The people of contemporary society not only lack such a belief, they are closed even to the possibility that there is room for improvement. This is not new; Nietzsche observed and decried the culture of ressentiment– defined by the OED as “a psychological state resulting from suppressed feelings of envy and hatred that cannot be satisfied.” Only now there is no suppression. Achievement through self-improvement is replaced with cries for equality of outcome. People are no longer willing to work for achievement, instead they want is for what they have done, no matter how small, no matter how inadequate, to be recognized as achievements, citing that they did invest time, energy, and money it their banalities. Since the investment aspect is very important, I’ll close here and we’ll look at it next.
Marianne Mozart was, according to the entire family, the better musician and performer of the two siblings. By the time of her early teens, she had surpassed her father and brother as a violinist and pianist to such an extent that her brother gradually ceased playing seriously himself in order to concentrate on composing for her. However, her parents had her retire from the stage once she turned seventeen in order to leave her open for an aristocratic marriage, which she eventually made. After she was widowed, she became a very successful teacher and was able to support single-handedly her children, step-children, and nephews and leave behind a massive fortune.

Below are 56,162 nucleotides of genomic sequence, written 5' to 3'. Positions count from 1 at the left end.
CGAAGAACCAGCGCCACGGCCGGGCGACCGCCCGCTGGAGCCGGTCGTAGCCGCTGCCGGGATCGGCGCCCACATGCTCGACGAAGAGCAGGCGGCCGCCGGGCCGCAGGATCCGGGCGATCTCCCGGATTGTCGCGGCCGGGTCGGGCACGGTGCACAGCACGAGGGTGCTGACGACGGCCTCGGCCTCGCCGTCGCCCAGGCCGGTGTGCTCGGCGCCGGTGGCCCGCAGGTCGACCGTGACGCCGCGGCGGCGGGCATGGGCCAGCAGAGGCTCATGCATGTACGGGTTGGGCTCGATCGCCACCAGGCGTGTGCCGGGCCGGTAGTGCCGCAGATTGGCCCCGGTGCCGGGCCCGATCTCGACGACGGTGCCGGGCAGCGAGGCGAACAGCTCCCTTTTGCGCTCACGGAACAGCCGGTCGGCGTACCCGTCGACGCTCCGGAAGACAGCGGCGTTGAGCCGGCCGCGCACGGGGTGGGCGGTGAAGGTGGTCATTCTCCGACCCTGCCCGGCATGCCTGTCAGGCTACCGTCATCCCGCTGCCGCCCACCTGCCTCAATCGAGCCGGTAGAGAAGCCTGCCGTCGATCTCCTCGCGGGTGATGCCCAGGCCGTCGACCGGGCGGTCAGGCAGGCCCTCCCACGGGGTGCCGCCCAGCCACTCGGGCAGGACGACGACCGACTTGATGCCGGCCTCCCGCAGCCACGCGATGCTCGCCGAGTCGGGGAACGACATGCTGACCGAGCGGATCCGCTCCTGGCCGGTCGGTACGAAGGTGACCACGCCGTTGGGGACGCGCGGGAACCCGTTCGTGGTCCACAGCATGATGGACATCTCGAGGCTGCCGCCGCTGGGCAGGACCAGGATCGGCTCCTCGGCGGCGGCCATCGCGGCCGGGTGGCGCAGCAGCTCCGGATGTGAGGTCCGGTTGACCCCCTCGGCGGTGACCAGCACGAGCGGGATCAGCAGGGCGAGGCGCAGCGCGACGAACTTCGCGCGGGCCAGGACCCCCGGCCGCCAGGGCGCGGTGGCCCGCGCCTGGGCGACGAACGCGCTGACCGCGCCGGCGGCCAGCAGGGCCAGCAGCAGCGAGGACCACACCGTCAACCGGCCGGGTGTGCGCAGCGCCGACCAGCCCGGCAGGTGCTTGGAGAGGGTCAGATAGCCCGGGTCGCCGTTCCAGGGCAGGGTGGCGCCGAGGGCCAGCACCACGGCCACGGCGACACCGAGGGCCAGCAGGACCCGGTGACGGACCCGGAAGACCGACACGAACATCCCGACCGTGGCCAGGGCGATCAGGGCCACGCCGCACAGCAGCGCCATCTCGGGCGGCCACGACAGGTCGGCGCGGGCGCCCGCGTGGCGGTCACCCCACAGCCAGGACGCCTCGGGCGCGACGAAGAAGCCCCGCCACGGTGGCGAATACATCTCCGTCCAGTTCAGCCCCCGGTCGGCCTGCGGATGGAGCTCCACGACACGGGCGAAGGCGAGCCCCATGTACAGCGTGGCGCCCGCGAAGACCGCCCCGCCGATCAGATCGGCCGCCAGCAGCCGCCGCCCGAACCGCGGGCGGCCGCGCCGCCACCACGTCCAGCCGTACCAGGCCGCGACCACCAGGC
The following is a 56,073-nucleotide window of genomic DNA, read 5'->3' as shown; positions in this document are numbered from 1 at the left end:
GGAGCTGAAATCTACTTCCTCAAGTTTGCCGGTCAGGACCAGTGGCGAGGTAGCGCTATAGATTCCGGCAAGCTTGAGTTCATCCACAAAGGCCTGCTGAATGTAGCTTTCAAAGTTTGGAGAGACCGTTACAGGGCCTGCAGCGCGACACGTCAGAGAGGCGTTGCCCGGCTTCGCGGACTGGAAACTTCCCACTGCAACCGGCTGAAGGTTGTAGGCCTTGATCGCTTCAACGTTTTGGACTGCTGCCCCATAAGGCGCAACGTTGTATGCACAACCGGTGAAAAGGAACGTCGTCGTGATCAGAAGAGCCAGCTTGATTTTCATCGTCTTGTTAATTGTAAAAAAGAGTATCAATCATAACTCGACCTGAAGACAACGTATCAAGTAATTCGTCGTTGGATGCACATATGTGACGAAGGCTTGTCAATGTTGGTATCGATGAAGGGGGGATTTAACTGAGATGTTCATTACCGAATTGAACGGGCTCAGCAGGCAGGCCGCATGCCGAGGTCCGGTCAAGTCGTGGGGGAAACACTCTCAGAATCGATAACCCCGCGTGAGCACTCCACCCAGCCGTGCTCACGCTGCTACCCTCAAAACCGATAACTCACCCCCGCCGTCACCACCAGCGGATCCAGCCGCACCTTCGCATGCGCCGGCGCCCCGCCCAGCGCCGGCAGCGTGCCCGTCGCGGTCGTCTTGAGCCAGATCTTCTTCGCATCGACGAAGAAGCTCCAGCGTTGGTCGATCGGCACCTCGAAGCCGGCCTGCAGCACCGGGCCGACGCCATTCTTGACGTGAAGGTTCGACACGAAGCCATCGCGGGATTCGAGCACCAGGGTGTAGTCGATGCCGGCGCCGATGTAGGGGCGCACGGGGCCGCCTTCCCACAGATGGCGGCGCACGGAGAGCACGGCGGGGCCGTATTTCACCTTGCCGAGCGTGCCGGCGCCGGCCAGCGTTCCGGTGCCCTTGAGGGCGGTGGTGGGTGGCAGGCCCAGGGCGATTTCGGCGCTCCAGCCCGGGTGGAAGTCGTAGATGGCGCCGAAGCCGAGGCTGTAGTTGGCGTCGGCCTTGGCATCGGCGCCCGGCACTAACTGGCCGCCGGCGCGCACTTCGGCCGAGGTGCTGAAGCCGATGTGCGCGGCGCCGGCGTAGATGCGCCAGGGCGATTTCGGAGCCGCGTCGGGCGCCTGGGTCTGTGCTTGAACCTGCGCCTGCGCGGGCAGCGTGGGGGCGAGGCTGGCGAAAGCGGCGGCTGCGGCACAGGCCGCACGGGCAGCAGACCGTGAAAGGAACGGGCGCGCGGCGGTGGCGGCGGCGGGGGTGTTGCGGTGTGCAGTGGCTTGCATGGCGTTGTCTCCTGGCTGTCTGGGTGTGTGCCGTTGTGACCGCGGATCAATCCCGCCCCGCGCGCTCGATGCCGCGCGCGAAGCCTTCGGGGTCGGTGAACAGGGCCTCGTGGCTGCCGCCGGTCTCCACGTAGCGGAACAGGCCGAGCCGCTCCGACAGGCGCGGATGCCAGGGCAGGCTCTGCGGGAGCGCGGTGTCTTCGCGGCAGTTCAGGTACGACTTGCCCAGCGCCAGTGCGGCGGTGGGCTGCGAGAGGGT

Post Malone has been at the heart of some manufactured controversy recently. Complex and other hipster millennial outlets (x, y) have criticized his appropriation of braids, grills and slang (AAVE), as a white man who has recently made a name in hip hop.
I’m a college student in the Californian city with the highest rate of binge drinking (and a lot of partying). Just like rock n roll replaced jazz, hip hop has replaced rock as the club genre. And Post Malone is popular. I have never once heard someone complain about Post Malone in real life. The first time I heard his genre-fusing cooing was in a Mustang with my Mexican roommate and his girlfriend. I thought it was shit. He found “White Iverson” good enough to turn up the volume whenever it came on, and radio stations are notoriously abusive with new rap singles.
Last year you would see Latina and black classmates dancing to Post Malone at any of Chico’s backyard parties. No one thought he was culturally appropriating, or if they did, they didn’t care. His music sounds good to them. That’s what matters.